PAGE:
Jainism in the United States

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American Jains
Virachand Raghavji Gandhi.jpg
Total population
100,000[1][2]
Languages
American English
Indian Languages
Religion
Jainism

Adherents of Jainism first arrived in the United States in the 20th century. The most significant time of Jain immigration was in the early 1970s.

History[edit]

Poster announcing lecture by Virchand Gandhi

In 1893, Virachand Gandhi was officially first jain delegate to visit USA and represent Jainism in first ever Parliament of World Religions.[3] Virchand Gandhi is considered a key figure in the history of American Jainism as the first practicing Jain to speak publicly in the United States about Jainism.[1] The first St. Louis Jain temple in the United States was built for the St. Louis World's Fair in 1904. After the fair, the temple was moved to Las Vegas and later to Los Angeles. It is now owned by the Jain Society of Los Angeles. Adherents of Jainism first arrived in the United States in the 20th century. The most significant time of Jain immigration was in the early 1970s. The United States has since become a center of the Jain Diaspora.

From left to right: Virchand Gandhi, Hewivitarne Dharmapala, Swami Vivekananda, and (possibly) G. Bonet Maury

The first former Jain monastic to travel to the United States, Chitrabhanu, arrived in 1971. He gave several lectures about Jainism at Harvard University and established a Jain center in New York. A second former monk, Acharya Sushil Kumarji, arrived in the United States in 1975. He established multiple Jain centers.[4] In the 1980s the Federation of Jain Associations in North America was founded to support the Jain community in the United States and Canada.[4]

As of 2010 the United States contained the most Jain temples of any country in the Jain diaspora.[1] At least one third of the Jains living outside of India live in the United States, numbering close to 100,000.[1][2] Jain temples in the United States, which numbered 26 as of 2006, frequently incorporate marble and arches in a style reminiscent of Rajasthan architecture.[1] There are almost 100 distinct Jain congregations in the United States.[4]

Many Jains in the United States are often employed in white-collar occupations. They also frequently volunteer at animal welfare organizations.[1]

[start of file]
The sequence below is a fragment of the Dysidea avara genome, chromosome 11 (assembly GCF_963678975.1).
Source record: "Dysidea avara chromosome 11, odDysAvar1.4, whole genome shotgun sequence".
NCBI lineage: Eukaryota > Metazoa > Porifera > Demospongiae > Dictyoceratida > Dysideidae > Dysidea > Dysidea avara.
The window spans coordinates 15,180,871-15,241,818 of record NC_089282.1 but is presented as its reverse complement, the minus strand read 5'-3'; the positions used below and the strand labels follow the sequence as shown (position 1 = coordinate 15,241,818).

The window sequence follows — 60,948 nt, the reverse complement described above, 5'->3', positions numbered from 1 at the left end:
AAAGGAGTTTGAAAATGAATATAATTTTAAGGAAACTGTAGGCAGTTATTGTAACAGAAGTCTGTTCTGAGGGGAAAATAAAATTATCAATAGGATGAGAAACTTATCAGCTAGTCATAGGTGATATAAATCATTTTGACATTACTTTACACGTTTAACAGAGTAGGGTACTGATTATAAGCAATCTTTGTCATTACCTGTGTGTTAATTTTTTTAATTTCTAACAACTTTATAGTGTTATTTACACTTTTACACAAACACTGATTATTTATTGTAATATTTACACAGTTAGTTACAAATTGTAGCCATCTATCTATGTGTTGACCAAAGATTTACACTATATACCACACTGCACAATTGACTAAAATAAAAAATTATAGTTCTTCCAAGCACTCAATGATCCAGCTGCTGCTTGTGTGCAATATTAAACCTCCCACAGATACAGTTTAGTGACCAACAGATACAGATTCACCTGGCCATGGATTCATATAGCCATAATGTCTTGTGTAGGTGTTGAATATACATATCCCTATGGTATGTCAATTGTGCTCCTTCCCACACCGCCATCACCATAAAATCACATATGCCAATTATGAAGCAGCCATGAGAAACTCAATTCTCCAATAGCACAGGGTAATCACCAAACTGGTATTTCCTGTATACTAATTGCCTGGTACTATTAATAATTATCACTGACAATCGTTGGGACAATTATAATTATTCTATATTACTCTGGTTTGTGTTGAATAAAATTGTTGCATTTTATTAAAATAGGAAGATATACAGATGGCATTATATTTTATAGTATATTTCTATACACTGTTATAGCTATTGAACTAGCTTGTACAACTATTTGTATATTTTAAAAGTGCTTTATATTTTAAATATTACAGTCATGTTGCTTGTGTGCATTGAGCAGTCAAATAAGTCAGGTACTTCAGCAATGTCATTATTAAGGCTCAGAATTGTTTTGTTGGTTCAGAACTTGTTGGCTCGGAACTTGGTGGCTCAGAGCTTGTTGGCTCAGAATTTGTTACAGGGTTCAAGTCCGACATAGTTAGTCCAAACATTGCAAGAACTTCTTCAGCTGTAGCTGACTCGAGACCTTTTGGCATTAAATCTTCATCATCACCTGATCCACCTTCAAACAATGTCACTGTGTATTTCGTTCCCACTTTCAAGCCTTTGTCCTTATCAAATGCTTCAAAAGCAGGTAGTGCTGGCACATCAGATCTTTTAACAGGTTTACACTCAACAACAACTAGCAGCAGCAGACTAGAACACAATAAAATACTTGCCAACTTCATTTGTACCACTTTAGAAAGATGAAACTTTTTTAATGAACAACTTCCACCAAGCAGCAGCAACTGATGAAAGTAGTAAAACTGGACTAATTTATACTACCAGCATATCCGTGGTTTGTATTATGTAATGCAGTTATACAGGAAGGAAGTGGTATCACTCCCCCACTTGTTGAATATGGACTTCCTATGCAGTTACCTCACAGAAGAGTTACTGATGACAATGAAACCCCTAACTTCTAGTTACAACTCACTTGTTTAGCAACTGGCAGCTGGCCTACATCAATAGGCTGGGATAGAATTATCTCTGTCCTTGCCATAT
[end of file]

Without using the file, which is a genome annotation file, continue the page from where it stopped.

Jain unity[edit]

Vinod Kapasi has argued that the differences between the Svetambara and Digambara communities are not seen as significant to most Jains in the United States. He also notes that Jain temples in North America are rarely associated with a specific sect, as they often are in India or the United Kingdom.[5]

Federation of Jain Associations in North America[edit]

Main article: JAINA
Main temple at Siddhachalam Jain center at New Jersey. Images of Tirthankaras Mahavir, Chandraprabha, Adinath, Shantinath and Parshvanath.

The Federation of Jain Associations in North America is an umbrella organization of local American and Canadian Jain congregations to preserve, practice, and promote Jainism and the Jain Way of Life.[6]

JAINA Symbol[edit]

The Federation of Jain Associations in North America uses a modified version of the standard Jain symbol, the Jain Prateek Chihna. It replaces the Swastika with the Om, because the Swastika is not considered a pious symbol in the western world.[7]

American Jain Centers[edit]

Most of the Jain centers are complexes that include a main temple that houses both Shvetambara and Digambara images, libraries, meeting rooms, room for visiting monks/nuns etc.

Photo Gallery[edit]

See also[edit]

References[edit]

  1. ^ a b c d e f Lee, Jonathan H. X. (21 December 2010), Encyclopedia of Asian American Folklore and Folklife, ABC-CLIO, pp. 487–488, ISBN 978-0-313-35066-5 
  2. ^ a b Wiley, Kristi L. (2004), Historical dictionary of Jainism, Scarecrow Press, p. 19, ISBN 978-0-8108-5051-4 
  3. ^ Jain, Pankaz; Pankaz Hingarh; Dr. Bipin Doshi, Priti Shah. "Virchand Gandhi, A Gandhi Before Gandhi". A german e-magazine. herenow4u. Retrieved 2014-02-12. 
  4. ^ a b c Queen, Edward L.; Prothero, Stephen R.; Shattuck, Gardiner H. (2009), Encyclopedia of American religious history, Infobase Publishing, p. 531, ISBN 978-0-8160-6660-5 
  5. ^ Kapasi, Vinod (1988), Pardesma Jain-Dharma 
  6. ^ "About JAINA". Retrieved 2012-01-16. 
  7. ^ "Jain Symbols". p. 29. Retrieved 2012-03-16. 

Further reading[edit]

  • Jainism in America Bhuvanendra Kumar. Benaras, Jain Humanities Press, 1996
  • The Western Order of Jainism by Nathubhai Shah of London (Jain Journal Vol XXX1, No 1 July 1996)
  • Jains and Their Religion in America: A Social Survey by Dr. Bhuvannendra Kumar (Jain Journal Vol XXX1, No 1 July 1996)
  • JAIN eLibrary attempts to provide an increasingly complete digitized collection of Jain Scriptures, dictionaries, encyclopedias, articles, commentaries, photographs, and other materials related to Jain life.

External links[edit]